Maybe this recent period of feeling useless and unneeded by my biological family has been a good thing.  Coming to realize that I am still loved, am still me, still "mom" at heart ... and that's enough.  Being part of the family without having to "do" certain things, fulfill certain roles I've always believed are "mine".  Just able to be part of the family.  Participate in whatever ways come up.  Even just enjoy sitting in the grandma rocking chair, lol! 

And so with You and Your body, Your church, Your family.   Knowing that I am loved (by You - and them.  And that I can just love You and them too).  That I am part of the family.  That I can just wait and see what You are up to, where You are taking the family, and then fit in wherever and whenever You beckon. 

(Instead of trying to make everything fit my wishes and expectations)

Amen.  Thank You, Lord.

feeling lost and alone from Your family

There have been a lot of blog posts out there lately about folks wandering in the post-traditional-church wilderness.  I'm afraid I'm definitely there, myself. 

And I'm wondering, Father, if a lot of my wonderings and questionings lately, are from being often so alone.

Like... dear God, Father, how do I get to know Your Son and truly follow Him, get centered on Him?  How do I do it when I'm feeling so alone? 

Yes, of course I have You.  That's awesome!  That's wonderful!  On the one hand, I feel as though that should be enough.  More than enough!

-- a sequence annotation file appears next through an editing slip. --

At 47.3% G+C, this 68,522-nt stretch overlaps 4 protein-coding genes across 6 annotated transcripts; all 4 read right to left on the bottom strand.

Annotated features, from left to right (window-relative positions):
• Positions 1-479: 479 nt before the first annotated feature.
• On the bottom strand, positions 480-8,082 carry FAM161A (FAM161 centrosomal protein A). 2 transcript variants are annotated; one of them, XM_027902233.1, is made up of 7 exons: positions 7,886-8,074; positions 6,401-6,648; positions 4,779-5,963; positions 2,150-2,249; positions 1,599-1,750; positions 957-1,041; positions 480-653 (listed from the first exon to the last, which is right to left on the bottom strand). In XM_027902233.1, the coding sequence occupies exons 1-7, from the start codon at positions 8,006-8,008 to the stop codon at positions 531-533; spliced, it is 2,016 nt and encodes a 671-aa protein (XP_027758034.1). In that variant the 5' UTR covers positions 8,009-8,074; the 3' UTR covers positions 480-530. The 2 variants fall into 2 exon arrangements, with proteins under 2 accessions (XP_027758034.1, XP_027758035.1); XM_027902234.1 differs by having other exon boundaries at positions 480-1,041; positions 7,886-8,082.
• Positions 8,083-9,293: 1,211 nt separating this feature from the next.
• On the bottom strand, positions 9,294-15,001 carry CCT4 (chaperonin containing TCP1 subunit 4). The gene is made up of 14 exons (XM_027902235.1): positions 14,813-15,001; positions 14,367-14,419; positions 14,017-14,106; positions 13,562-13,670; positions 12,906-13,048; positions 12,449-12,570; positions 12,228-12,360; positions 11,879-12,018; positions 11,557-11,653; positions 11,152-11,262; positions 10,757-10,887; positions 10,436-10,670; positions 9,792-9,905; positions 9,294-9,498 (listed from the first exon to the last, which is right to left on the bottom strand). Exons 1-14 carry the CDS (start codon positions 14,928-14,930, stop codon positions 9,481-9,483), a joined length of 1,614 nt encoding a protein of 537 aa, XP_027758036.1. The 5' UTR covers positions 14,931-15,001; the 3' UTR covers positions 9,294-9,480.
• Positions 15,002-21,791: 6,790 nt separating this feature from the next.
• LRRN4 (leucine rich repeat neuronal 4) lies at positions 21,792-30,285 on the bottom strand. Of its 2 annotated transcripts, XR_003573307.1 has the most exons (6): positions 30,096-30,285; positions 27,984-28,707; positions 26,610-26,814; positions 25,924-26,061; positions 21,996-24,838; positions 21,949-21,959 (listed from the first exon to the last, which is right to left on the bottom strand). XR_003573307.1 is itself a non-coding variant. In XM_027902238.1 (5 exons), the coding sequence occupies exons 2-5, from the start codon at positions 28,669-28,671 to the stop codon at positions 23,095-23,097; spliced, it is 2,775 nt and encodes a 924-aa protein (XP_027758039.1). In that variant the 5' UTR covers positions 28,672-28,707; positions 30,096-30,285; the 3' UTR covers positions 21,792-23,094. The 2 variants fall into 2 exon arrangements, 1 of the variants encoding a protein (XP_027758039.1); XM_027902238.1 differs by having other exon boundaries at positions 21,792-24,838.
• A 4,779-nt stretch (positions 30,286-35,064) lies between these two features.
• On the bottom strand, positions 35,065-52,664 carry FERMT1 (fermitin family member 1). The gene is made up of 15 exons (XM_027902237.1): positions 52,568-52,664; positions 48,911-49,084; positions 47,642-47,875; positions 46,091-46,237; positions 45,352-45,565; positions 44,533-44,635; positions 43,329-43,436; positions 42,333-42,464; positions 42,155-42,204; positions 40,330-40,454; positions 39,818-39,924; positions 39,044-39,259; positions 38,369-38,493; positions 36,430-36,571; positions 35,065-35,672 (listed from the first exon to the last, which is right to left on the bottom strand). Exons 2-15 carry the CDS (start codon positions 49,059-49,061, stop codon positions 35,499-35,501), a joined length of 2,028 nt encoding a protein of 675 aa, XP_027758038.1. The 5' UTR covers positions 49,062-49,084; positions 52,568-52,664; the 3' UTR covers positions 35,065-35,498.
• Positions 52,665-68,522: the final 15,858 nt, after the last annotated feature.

BUT I need Your church, too.  Don't I?  Don't we need each other?

I've felt so cut off lately.  Of course partly I was unwell for a long time, and couldn't get out much.  So maybe I've been held back.  By my self, my weaknesses, my tiredness, my fears, even my stubbornness.

But maybe also by others in Your body, whom I have, well, depended on.  Depended on to do what I think the church should do for me (oh dear)? 

Father, You know how much I have loved the "street family."  I loved that I could serve by boiling eggs and baking and stuff.  Only thing is, fewer people seem to come these days (well, of course it is winter...).  And they don't seem so, well, grateful, as they once did.  (Oh dear.  Again.).  And there seem to be undercurrents of disagreements...  And we hardly ever sit down together and really spend time with You as a group, like we did before.   (Am I the only one who misses that?  What does that mean?  Oh dear, yet again.  My one pointing finger seems to have 3 fingers pointing back at me.  Maybe this is MY problem after all?)  Oh God, please help us.  Please help ME.

Father, You know all about how cut off I was feeling from my biological family.  My parents both died recently, and I lost my "daughter" role.  And my siblings are busy with their own families, and I feel pretty alone, sibling-wise (well, except for my sister, bless her !).  And my four daughters have all grown, and moved, and have families of their own, and my son, my youngest has moved out now too.  You know how terribly cut-off I felt the past while.  But You've been really helping me to adjust, I think, to my changing functions and roles in my biological family.  I'm seeing more and more that I'm still a part, still needed and loved (and useful!).  But just in different ways.  So that's good.